4. Code of Ethics and Ethics Training:
Having a Code of Ethics and performing routine ethics training have both been shown to reduce median fraud losses by over $100,000 per incident. (Source: ACFE 2010 Report to the Nations on Fraud and Abuse, www.ACFE.com) Having a Code of Ethics and providing training is so important because employees must be aware of the company’s Code of Ethics in order to investigate and discipline fraudulent acts. Many fraud perpetrators have successfully avoided punishment because they were able to assert that they did know any better. Further, ethics training can be embraced as an opportunity to improve morale when employees can be shown that reducing fraud will improve job security for all by eliminating a drain on revenues that averages 5%, a margin few organizations can comfortably absorb in this economy.
5. Segregation of Duties:
Trust is not a control, and certain duties must be segregated so that the same employee cannot both steal and conceal. In evaluating which duties must be segregated, be sure to pay special attention to tasks that allow the same person to control any two of the following elements of a transaction: authorization, custody or recordkeeping.
For example, a clerk who posts customer payments should not also be able to issue credit memos. Here’s another example, the clerk who opens purchase orders should not be able to alter master vendor files or receive goods. In working with smaller accounting departments, it is possible to include non-finance personnel to perform one side of an incompatible control pair. The use of ‘exception reports’ is also helpful in providing oversight when segregating duties is not feasible. Exception reports are any report that would allow management to identify a red flag or anomaly. For example, a supervisor could periodically review a report of credit memos issued or changes to master vendor files. With segregation of duties, it is possible to improve controls by merely shuffling duties, rather than adding staff.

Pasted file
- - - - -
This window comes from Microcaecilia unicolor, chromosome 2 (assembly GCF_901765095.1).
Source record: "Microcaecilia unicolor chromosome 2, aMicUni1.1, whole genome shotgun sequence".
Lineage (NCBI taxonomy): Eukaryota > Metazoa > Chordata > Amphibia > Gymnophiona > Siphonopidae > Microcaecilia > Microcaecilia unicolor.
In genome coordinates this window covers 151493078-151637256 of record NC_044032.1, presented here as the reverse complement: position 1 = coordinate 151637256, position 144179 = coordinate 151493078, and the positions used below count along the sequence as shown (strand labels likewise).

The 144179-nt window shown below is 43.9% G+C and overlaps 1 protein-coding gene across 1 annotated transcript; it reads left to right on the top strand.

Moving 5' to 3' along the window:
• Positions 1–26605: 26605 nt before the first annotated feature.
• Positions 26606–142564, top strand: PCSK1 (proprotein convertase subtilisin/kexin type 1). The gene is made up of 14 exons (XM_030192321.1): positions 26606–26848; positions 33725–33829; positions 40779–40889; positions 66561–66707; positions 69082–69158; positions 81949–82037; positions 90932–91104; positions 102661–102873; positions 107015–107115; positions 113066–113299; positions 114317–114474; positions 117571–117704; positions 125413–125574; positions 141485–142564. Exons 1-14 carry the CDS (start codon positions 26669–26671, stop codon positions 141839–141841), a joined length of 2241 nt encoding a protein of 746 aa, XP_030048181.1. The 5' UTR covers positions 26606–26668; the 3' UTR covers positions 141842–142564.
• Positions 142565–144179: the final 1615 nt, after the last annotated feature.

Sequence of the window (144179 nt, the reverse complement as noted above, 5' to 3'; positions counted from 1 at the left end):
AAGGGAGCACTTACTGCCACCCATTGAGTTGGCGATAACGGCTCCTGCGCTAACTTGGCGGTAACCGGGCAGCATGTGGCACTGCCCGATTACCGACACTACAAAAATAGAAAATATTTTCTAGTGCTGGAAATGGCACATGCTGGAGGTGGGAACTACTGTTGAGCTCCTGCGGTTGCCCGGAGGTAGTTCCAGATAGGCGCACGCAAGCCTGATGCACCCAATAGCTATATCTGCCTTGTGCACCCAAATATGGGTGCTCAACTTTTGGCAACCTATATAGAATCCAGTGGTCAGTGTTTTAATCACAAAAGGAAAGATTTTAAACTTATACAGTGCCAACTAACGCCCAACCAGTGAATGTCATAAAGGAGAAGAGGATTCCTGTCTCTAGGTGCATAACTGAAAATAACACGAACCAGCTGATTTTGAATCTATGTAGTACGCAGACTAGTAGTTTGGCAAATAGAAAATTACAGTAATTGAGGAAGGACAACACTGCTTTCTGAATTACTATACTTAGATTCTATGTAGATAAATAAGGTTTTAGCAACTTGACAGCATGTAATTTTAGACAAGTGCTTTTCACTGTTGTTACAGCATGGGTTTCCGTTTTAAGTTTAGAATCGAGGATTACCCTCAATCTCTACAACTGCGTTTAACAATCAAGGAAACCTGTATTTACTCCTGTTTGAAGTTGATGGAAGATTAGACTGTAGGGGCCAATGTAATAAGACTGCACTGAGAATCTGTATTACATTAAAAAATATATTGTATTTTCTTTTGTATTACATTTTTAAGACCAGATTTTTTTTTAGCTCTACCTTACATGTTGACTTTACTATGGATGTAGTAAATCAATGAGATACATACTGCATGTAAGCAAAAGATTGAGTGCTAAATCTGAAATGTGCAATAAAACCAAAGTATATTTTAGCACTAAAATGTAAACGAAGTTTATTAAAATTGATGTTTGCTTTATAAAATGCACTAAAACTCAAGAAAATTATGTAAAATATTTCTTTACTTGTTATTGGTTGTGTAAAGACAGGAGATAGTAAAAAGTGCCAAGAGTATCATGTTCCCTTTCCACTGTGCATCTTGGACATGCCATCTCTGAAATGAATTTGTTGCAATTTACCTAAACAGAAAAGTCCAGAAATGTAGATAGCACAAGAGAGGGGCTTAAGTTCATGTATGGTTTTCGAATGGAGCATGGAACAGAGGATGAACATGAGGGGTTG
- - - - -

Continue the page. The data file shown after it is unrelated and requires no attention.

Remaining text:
In conclusion, some of the best fraud prevention and detection tools are the easiest to implement. So, for board directors concerned about reducing fraud, the use of the most cost-effective methods, including whistleblower hotlines, surprise audits, employee support programs, code of ethics/ethics training and segregation of duties, will go a long way toward satisfying the ever-expanding scope of director responsibilities.
[Editor's note: in addition to resources availalble at http://www.acfe.com/, check out the Committee of Sponsoring Organizations of the Treadway Commission (COSO)'s website at http://www.coso.org/. FEI, along with the AAA, AICPA, IIA, and IMA are the five sponsoring organizations of COSO.)
If you are interested in being considered as a guest blogger for the FEI blog while I am on vacation in August, please contact me at firstname.lastname@example.org.